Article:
She says the event will be "high-energy" and open and honest. She has told her story before.
It was three years ago when she penned an article for Sports Illustrated about her experiences with domestic violence. An excerpt from that piece:
He grabbed my head and banged it against the wall, leaving a dent in the drywall. I saw my two little boys looking at me with fear in their eyes. It tore my soul to the core. Something in me broke. I knew today would be the last day. I didn't know what life would be like with two little boys and a baby on the way, but I knew this was no life. Even if I didn't know I deserved better, I knew my kids did. I held in my tears because I didn't want them to see me break for fear it would break them.
It was the most transparent she had ever been about her situation. She wrote it because of the way the New York Giants, who her son was playing with at the time, handled a well-documented domestic violence case involving kicker Josh Brown. Court documents had been released about a domestic violence case against Brown. In those documents, Brown admitted to abusing his then-wife Molly. Giants co-owner John Mara admitted to re-signing Brown even after having known about previous domestic abuse incidents. The Giants took a lot of criticism on how they handled the situation and made him inactive for their next game. The NFL put Brown on the commissioner's exempt list while it looked into the incident and he was released by the Giants a few days later and hasn't played in the NFL since.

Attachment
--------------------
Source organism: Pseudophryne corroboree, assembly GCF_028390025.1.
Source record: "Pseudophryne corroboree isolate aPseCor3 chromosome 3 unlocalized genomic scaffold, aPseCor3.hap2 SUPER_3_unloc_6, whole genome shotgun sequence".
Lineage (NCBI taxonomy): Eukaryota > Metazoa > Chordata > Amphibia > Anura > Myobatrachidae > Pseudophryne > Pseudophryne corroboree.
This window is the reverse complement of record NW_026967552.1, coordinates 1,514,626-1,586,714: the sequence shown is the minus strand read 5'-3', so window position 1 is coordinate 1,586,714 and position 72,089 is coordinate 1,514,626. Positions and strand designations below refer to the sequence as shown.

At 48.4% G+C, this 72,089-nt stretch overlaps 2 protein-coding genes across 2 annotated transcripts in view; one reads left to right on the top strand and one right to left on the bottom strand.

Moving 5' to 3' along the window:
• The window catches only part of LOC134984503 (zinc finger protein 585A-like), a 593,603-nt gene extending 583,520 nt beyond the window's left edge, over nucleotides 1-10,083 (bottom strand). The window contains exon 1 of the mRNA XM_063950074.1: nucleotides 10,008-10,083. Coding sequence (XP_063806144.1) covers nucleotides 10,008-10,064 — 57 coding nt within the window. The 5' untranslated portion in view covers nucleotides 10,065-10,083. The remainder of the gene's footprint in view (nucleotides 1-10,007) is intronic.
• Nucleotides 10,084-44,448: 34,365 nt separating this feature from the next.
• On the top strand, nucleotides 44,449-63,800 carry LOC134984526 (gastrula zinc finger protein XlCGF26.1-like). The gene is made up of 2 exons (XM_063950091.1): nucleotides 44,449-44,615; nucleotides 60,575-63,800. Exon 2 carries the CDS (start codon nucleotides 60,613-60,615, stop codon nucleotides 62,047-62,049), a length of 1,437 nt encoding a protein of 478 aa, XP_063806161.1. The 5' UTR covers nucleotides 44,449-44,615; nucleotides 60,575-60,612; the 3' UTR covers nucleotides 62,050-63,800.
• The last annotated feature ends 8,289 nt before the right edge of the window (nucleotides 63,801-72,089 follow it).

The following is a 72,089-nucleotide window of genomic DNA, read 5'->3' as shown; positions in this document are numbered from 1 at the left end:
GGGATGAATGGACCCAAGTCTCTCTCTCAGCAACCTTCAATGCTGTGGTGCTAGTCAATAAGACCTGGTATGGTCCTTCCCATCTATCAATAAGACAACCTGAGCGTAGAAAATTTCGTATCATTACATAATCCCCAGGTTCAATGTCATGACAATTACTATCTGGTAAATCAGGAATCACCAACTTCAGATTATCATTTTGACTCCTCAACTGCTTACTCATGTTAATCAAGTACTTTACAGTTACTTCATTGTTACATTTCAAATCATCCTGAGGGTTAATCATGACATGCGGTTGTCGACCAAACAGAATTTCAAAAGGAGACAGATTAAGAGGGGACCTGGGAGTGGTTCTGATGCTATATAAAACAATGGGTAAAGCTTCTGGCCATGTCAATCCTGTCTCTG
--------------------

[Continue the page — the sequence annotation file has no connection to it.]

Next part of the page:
"I was a survivor, so I felt I needed to write that for Molly," Apple said.
Three years later, she's taking her advocacy on domestic violence a step further with her HealHer Network.
"This is just the beginning right now," Eli said. "I know her. She'll expand it and make it even bigger."
So while Eli anticipates the start of the season Monday night against the Houston Texans, his mom eagerly awaits the start of hers as well.
"It's not a handout, but we want to give women an opportunity to fulfill their dreams," she said. "We are real people. Our safety and our dignity is important. It's going to be high energy. It's going to be a party. If we can help one woman, we're good."
If you are interested in attending Sunday's HealHer Network session or want more information, email firstname.lastname@example.org.
Off the Bench | Interview
WYLD 98.5 iHeartRadio | Interview
Courtney Humphrey, HealHer Network
Courtney@HealHerNetwork.org | 201.310.2552
Social media: @healhernetwork
Annie and Eli Apple Launch HealHer Network, Mobile Support Outreach for Women
Seventy-five close friends and supporters filled the Manhattan Penthouse in New York City on
Friday, May 10th to launch HealHer Network, a mobile support outreach for women founded by
journalist, domestic violence survivor, and NFL mom Annie Apple. HealHer Network is a mobile